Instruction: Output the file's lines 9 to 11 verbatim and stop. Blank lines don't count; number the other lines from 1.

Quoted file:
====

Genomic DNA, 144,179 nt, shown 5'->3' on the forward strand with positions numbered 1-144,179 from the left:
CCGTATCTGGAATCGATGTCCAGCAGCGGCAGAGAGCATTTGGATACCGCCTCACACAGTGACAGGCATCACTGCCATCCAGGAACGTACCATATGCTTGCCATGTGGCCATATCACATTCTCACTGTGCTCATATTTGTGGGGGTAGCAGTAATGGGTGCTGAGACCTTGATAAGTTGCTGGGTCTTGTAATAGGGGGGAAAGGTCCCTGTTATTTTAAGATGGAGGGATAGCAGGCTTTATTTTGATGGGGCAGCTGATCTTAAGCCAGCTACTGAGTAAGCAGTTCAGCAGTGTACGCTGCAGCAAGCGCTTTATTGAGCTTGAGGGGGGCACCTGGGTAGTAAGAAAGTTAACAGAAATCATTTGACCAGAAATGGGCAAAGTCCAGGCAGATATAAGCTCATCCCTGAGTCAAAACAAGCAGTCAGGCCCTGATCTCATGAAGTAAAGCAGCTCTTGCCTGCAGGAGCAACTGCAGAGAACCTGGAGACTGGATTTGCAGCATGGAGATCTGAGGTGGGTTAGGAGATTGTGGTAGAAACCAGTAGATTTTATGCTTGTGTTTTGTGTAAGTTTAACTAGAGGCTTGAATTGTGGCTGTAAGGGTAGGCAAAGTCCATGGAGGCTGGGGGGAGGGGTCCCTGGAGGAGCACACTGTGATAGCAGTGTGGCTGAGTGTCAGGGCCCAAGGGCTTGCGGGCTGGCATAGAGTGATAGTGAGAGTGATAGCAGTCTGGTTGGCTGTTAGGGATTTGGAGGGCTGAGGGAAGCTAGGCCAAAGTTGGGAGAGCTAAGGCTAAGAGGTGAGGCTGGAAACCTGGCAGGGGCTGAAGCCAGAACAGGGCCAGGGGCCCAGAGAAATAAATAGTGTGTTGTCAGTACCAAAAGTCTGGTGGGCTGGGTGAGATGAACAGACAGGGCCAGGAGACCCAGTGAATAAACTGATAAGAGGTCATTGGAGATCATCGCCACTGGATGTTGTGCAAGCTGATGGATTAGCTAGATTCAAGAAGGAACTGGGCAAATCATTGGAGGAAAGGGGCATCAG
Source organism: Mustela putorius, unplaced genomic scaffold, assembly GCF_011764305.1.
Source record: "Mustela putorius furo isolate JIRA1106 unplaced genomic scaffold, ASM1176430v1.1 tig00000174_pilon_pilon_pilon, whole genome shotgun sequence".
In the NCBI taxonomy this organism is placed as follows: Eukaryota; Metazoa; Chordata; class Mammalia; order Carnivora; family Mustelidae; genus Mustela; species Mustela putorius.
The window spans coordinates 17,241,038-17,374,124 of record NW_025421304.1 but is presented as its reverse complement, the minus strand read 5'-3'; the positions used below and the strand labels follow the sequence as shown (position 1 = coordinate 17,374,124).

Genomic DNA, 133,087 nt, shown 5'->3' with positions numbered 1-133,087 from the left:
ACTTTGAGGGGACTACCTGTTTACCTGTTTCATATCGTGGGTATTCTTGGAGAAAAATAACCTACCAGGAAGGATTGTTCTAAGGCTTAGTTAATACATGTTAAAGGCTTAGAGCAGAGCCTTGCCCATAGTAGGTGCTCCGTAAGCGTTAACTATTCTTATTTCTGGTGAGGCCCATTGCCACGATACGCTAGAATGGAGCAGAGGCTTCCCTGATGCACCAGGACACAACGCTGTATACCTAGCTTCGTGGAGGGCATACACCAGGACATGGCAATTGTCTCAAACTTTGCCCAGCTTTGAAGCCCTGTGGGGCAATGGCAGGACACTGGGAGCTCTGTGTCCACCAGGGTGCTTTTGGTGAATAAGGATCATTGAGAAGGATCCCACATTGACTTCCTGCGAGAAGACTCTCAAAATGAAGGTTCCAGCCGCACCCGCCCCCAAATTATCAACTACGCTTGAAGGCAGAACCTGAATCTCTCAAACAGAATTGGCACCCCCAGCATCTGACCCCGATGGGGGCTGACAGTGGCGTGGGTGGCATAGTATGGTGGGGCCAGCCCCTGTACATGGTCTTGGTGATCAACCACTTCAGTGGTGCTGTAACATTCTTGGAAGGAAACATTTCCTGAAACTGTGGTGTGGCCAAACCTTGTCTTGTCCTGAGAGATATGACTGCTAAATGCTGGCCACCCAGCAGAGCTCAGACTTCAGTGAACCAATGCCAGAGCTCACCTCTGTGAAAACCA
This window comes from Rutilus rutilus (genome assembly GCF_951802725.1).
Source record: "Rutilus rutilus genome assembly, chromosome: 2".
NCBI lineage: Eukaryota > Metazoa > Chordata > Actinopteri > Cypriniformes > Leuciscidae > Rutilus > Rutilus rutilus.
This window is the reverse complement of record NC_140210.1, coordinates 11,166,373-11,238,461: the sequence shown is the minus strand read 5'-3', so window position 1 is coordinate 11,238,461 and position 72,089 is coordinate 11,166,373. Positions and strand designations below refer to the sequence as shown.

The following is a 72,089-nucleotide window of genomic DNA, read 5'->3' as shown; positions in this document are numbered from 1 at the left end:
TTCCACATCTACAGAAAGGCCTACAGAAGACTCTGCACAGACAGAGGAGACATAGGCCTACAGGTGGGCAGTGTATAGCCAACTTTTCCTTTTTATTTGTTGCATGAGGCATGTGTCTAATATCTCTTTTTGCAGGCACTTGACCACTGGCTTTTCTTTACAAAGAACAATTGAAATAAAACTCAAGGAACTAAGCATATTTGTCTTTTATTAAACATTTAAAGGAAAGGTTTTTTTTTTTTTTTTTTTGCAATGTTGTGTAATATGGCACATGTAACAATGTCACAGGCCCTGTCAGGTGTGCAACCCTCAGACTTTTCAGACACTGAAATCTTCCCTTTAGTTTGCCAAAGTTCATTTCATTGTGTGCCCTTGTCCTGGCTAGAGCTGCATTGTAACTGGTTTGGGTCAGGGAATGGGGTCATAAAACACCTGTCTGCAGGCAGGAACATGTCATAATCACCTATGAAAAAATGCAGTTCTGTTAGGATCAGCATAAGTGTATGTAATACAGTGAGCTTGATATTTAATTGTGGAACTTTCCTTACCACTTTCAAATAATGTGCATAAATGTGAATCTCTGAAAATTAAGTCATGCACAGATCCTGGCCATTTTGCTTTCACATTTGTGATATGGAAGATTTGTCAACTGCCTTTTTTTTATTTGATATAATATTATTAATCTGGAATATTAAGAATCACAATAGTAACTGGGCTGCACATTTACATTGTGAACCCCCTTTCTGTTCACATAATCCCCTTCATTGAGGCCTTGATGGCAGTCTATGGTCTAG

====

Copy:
This window comes from Rutilus rutilus (genome assembly GCF_951802725.1).
Source record: "Rutilus rutilus genome assembly, chromosome: 2".
NCBI lineage: Eukaryota > Metazoa > Chordata > Actinopteri > Cypriniformes > Leuciscidae > Rutilus > Rutilus rutilus.